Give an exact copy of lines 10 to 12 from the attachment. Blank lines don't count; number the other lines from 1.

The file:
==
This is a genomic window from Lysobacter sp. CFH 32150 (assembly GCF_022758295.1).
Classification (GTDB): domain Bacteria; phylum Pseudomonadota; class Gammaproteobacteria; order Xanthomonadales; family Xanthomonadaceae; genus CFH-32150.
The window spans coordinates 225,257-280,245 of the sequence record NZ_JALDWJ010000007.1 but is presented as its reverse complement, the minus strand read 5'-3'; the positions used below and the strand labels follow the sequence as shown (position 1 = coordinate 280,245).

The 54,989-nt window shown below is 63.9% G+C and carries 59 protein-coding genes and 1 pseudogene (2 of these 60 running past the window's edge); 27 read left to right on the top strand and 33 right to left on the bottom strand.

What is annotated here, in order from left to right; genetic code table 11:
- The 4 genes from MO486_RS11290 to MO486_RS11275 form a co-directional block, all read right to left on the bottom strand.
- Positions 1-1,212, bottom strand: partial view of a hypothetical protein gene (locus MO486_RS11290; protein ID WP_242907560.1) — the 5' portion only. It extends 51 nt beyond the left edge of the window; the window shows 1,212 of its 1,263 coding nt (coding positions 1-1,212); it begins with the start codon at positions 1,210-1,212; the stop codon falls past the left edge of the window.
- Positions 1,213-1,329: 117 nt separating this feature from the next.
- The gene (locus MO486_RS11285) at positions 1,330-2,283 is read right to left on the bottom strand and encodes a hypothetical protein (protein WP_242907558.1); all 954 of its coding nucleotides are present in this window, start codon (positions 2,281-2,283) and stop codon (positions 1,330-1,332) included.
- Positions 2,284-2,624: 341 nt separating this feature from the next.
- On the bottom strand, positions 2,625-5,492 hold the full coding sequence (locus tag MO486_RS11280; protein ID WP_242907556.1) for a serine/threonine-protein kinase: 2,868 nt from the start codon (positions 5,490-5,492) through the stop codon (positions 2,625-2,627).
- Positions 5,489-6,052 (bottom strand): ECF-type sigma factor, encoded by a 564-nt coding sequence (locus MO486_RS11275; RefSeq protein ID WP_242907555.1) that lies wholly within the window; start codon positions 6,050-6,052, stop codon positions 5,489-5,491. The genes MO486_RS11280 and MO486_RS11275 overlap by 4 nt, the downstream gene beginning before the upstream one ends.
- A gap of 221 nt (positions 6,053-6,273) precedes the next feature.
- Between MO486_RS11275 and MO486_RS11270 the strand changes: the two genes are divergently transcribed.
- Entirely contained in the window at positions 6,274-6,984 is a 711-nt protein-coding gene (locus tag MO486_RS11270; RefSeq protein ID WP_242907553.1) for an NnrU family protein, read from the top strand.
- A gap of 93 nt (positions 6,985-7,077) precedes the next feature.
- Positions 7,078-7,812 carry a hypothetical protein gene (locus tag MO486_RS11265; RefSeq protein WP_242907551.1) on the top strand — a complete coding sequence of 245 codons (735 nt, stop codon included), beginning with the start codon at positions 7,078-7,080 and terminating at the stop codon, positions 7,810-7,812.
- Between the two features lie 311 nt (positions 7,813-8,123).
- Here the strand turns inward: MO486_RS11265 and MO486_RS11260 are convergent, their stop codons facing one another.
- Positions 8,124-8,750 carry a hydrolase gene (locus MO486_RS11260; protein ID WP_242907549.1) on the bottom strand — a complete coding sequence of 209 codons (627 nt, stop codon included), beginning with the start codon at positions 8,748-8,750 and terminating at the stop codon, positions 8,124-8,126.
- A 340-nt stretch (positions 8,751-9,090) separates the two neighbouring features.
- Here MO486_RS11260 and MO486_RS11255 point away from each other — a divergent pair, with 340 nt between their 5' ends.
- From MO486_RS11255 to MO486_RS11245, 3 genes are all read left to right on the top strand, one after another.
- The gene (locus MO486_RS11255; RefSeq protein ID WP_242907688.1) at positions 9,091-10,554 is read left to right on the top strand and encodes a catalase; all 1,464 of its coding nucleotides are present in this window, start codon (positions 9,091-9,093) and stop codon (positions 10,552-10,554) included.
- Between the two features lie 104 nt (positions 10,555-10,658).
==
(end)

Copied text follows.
- Positions 2,284-2,624: 341 nt separating this feature from the next.
- On the bottom strand, positions 2,625-5,492 hold the full coding sequence (locus tag MO486_RS11280; protein ID WP_242907556.1) for a serine/threonine-protein kinase: 2,868 nt from the start codon (positions 5,490-5,492) through the stop codon (positions 2,625-2,627).
- Positions 5,489-6,052 (bottom strand): ECF-type sigma factor, encoded by a 564-nt coding sequence (locus MO486_RS11275; RefSeq protein ID WP_242907555.1) that lies wholly within the window; start codon positions 6,050-6,052, stop codon positions 5,489-5,491. The genes MO486_RS11280 and MO486_RS11275 overlap by 4 nt, the downstream gene beginning before the upstream one ends.